Blood cancers

Geriatric assessments needed for older haematology patients

Haematologists are managing increasing numbers of older patients with complex geriatric syndromes and there is a need for closer collaboration with geriatric services, Australian researchers say.

The number of elderly patients treated in a Sydney haematology unit doubled between 2000 and 2014, with many patients having multiple geriatric related conditions such as dementia and malnutrition, a study at Concord Hospital found.

In a review of 7419 admissions to the haematology unit, one in three were for patients over the age of 75, and the proportion of “oldest old” patients (over 85 years of age) increased by 200% over the study period.

The prevalence of geriatric syndrome was around 60% in the older age patients, with the most common age-related conditions being dementia, delirium, depression, falls in hospital, malnutrition and pressure injury.

Up to 90% of older patients in the haematology unity required an allied health intervention, most commonly from physiotherapists, social workers and dieticians.

The authors of the study say their findings show that a recent focus on “oncogeriatrics” in patients with solid cancers needs to extend to haematological cancers, particularly as these are more common in old age.

“If haematologists are managing many older frail people, it does raise the question of whether the assessments and interventions that take place in geriatric medicine units might be of value,” they write in the Australasian Journal of Ageing.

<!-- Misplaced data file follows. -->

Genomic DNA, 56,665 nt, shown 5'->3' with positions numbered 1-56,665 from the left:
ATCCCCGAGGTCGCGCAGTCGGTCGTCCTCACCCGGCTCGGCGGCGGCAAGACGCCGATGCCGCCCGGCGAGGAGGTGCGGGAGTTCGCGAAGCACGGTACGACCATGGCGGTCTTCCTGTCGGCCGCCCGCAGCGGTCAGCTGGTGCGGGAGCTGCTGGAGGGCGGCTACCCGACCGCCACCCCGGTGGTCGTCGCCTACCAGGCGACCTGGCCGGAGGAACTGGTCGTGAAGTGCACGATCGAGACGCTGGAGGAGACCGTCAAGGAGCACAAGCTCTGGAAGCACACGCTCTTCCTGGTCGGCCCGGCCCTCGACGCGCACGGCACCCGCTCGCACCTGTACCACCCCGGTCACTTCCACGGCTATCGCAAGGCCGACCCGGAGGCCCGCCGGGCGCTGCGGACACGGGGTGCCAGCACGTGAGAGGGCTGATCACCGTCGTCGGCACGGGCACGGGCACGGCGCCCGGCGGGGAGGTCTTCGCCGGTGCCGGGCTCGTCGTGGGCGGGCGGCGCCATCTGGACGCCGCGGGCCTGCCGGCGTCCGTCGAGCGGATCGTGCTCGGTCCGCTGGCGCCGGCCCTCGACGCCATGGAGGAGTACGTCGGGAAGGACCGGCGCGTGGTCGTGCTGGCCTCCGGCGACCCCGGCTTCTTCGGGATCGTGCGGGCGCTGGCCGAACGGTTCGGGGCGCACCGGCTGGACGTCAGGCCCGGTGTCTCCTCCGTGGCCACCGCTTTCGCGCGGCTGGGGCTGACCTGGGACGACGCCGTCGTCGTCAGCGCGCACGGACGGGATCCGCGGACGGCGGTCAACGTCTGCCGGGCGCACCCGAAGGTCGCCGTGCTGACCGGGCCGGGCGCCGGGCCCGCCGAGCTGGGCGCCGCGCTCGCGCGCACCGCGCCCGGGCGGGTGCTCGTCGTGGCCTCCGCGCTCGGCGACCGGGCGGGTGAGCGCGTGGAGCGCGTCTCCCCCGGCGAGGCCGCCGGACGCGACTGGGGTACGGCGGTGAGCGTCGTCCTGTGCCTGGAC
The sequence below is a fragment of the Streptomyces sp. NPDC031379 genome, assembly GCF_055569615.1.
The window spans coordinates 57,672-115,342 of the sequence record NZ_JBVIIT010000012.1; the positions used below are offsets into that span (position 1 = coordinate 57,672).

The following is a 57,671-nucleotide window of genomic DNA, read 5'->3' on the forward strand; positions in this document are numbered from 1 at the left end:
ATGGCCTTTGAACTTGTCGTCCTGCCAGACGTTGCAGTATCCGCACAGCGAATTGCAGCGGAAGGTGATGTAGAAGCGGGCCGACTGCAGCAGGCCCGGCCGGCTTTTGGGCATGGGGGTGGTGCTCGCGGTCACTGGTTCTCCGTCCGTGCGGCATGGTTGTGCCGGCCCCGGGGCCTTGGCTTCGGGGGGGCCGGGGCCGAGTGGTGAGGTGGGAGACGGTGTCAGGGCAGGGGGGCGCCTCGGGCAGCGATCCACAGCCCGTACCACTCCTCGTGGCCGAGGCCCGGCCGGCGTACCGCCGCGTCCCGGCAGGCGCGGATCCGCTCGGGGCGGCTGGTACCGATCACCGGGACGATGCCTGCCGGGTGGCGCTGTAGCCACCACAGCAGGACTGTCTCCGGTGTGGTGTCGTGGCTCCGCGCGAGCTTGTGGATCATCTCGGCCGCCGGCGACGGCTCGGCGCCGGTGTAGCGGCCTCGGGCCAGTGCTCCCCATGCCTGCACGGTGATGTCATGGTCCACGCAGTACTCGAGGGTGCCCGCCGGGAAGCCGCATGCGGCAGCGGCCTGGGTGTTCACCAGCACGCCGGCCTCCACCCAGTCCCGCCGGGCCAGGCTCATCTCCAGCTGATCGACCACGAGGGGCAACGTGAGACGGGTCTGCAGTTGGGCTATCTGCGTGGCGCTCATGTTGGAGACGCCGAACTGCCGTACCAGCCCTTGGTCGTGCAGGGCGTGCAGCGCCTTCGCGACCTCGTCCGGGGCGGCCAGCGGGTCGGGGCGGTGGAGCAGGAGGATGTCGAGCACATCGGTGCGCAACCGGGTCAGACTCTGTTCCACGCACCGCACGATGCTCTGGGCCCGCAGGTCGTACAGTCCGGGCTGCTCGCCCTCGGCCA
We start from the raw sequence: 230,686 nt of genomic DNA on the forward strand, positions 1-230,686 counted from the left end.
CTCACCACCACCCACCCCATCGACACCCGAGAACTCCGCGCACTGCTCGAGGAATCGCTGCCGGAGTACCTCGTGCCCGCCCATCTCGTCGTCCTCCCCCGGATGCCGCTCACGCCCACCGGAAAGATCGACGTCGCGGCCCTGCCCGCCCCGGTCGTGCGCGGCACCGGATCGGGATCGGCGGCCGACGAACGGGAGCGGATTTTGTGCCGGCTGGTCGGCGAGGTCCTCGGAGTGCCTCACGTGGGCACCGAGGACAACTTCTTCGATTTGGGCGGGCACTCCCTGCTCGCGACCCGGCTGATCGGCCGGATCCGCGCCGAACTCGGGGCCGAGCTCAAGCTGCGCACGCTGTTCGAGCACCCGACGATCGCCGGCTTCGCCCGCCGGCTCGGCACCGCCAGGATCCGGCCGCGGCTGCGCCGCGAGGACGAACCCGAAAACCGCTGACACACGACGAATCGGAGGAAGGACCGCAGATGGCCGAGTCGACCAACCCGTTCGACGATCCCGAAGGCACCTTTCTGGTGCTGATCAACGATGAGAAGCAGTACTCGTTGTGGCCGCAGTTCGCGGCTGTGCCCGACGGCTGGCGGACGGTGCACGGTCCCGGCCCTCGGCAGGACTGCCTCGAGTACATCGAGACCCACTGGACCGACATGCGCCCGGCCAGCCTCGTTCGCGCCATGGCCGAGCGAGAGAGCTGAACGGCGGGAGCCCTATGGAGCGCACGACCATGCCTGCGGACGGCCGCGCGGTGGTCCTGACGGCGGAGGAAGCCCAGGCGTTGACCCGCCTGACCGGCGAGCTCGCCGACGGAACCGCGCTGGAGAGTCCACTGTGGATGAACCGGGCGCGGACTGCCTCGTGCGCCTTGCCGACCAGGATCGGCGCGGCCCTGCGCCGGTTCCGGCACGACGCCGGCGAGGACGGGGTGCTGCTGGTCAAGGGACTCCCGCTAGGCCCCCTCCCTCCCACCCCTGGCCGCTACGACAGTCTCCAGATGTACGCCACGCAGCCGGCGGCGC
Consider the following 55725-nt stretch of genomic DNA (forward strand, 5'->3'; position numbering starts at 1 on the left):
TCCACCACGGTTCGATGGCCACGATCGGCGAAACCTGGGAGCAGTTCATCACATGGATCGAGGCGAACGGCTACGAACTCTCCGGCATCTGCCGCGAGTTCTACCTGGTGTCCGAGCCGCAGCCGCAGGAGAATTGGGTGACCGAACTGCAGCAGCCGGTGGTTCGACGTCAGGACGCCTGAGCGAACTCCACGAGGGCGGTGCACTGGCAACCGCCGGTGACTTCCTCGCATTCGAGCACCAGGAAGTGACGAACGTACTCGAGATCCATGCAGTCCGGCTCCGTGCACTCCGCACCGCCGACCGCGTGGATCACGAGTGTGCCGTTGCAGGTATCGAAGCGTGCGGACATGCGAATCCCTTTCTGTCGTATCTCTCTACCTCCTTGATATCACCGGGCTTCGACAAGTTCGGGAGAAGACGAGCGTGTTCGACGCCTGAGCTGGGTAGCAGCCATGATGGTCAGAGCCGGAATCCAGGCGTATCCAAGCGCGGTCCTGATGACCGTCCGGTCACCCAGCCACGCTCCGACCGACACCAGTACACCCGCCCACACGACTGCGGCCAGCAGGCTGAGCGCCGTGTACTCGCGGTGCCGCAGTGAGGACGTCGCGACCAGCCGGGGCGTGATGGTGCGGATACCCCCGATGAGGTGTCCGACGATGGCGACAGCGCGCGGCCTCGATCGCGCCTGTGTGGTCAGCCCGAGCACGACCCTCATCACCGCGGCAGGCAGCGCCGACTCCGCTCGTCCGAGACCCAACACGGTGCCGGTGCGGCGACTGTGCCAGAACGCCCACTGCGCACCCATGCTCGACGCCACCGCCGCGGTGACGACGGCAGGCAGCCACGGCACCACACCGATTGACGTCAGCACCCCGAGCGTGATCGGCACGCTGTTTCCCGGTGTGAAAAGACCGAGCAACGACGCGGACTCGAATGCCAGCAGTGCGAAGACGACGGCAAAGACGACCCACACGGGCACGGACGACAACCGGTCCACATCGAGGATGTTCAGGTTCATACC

The routine use of Comprehensive Geriatric Assessments in older haematology patients could influence an oncologist’s decision making and lead to changes in treatment, the authors say.

However, more work is needed to develop an optimum geriatric care model for haematology patients, with consideration of whether this should be done via a geriatric liaison service or shared care model. At the Concord Hospital the preferred model is to have geriatric assessments delivered by consultative geriatric teams when requested by the haematology care team.

“An alternate model is for haematologists to ‘upskill’ in geriatrics”, they suggest.

“These study findings support the need for collaboration between geriatricians and haematologists and a need for future studies that explore the role of geriatric assessment and interventions in older patients with haematological malignancies,” they conclude.

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